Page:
AshEse has specific style criteria and using these in preparing your manuscript will speed up the production process should your article be accepted for publication. Manuscripts should be double-spaced, including text, tables, legends and references. The main text should be saved as a DOC or MS file. PDF files are not acceptable. Please do not prepare your manuscript as a LaTeX file, as these do not convert correctly for review.
(i) Full title of the paper (maximum of 100 characters). Please note we do not allow any abbreviations in titles except for current accepted gene symbols.
(ii) Author names and affiliations.
(iii) Full postal and e-mail address of the corresponding author.
Please include an abstract containing up to but not more than 250 words. The abstract must summarize the paper in full, including background, methods, results and conclusion, although these subtitles should not be included. Complete sentences, active verbs, and the third person should be used, and the abstract should be written in the past tense. Details such as the number of subjects, number of controls, the age range of patients and their gender should be included. Statistical evidence to support your main conclusions should also be included here. Abbreviations or reference citations should not appear in the abstract, except for current accepted gene symbols.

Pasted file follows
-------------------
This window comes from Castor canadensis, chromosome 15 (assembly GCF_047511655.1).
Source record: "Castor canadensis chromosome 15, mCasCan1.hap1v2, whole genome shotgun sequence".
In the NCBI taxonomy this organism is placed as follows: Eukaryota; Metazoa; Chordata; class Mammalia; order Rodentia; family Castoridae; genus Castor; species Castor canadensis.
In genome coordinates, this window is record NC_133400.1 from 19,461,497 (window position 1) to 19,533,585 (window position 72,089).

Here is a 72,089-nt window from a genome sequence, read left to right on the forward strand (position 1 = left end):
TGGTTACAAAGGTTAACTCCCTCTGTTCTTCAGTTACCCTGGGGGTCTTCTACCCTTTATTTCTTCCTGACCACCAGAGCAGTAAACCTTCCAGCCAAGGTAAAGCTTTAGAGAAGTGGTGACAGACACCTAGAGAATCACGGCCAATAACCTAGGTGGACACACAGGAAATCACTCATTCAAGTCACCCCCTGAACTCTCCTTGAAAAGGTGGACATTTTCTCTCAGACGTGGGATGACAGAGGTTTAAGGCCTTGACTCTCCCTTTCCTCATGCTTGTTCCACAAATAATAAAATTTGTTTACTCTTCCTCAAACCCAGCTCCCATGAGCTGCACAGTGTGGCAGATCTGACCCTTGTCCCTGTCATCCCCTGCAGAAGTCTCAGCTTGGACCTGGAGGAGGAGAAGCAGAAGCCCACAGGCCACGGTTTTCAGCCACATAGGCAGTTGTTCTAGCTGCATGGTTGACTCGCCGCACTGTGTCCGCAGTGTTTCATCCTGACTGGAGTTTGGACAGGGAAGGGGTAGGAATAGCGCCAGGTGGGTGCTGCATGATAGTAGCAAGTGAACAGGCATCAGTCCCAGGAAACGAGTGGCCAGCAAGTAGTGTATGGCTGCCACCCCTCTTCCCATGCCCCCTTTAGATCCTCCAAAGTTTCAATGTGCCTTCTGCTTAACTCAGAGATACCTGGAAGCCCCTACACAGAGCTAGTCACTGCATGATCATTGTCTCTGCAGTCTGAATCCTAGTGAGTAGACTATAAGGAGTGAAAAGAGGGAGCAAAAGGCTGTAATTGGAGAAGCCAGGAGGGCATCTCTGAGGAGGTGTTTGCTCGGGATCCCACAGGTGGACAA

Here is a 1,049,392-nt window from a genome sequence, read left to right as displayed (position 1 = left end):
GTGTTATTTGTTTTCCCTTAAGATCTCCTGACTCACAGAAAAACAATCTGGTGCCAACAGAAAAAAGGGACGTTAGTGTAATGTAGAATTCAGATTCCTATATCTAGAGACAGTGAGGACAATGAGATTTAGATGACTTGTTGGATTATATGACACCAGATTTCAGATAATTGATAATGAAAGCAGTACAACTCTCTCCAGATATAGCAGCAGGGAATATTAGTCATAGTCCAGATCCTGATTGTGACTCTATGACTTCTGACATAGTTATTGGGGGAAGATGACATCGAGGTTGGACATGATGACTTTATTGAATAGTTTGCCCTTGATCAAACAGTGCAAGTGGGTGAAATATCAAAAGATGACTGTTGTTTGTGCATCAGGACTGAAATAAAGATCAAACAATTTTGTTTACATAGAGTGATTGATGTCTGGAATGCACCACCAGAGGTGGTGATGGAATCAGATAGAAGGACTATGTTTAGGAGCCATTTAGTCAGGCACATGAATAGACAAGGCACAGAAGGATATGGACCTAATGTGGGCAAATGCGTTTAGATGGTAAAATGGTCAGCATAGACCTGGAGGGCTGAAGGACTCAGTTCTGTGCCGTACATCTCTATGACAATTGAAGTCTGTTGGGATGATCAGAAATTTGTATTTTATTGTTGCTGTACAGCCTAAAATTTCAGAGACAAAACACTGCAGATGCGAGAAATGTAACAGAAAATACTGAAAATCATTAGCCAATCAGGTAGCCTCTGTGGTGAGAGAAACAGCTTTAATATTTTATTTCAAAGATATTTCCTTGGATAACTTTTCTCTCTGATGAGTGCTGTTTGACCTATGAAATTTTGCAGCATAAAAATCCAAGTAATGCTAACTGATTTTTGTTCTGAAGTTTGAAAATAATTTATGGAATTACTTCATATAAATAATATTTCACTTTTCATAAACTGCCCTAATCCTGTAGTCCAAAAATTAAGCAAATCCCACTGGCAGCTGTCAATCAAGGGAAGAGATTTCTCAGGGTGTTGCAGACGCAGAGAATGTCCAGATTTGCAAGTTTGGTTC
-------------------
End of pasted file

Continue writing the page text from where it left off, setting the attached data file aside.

Keywords of the authors’ choice up to a maximum of five should be provided below the abstract.
Aim to make your paper reader-friendly to those outside your field by avoiding all abbreviations where possible. The Scientific Editor reserves the right to replace abbreviations with their full meaning. Do not abbreviate the name of a disease unless it is unwieldy and complicated: Parkinson's disease, Alzheimer's disease, multiple sclerosis and Huntington’s disease etc to mention a few. Abbreviations, if they must appear, should be written in full in the abstract section.
The numbers one to nine are written in full, unless followed by a unit, e.g. five mice, 6 days, seven patients with Parkinson’s disease, 8 ml.
Sections should include, in order:
Introduction: should provide a clear statement of the problem, the relevant literature on the subject, and the proposed approach or solution. It should be understandable to colleagues from a broad range of disciplines.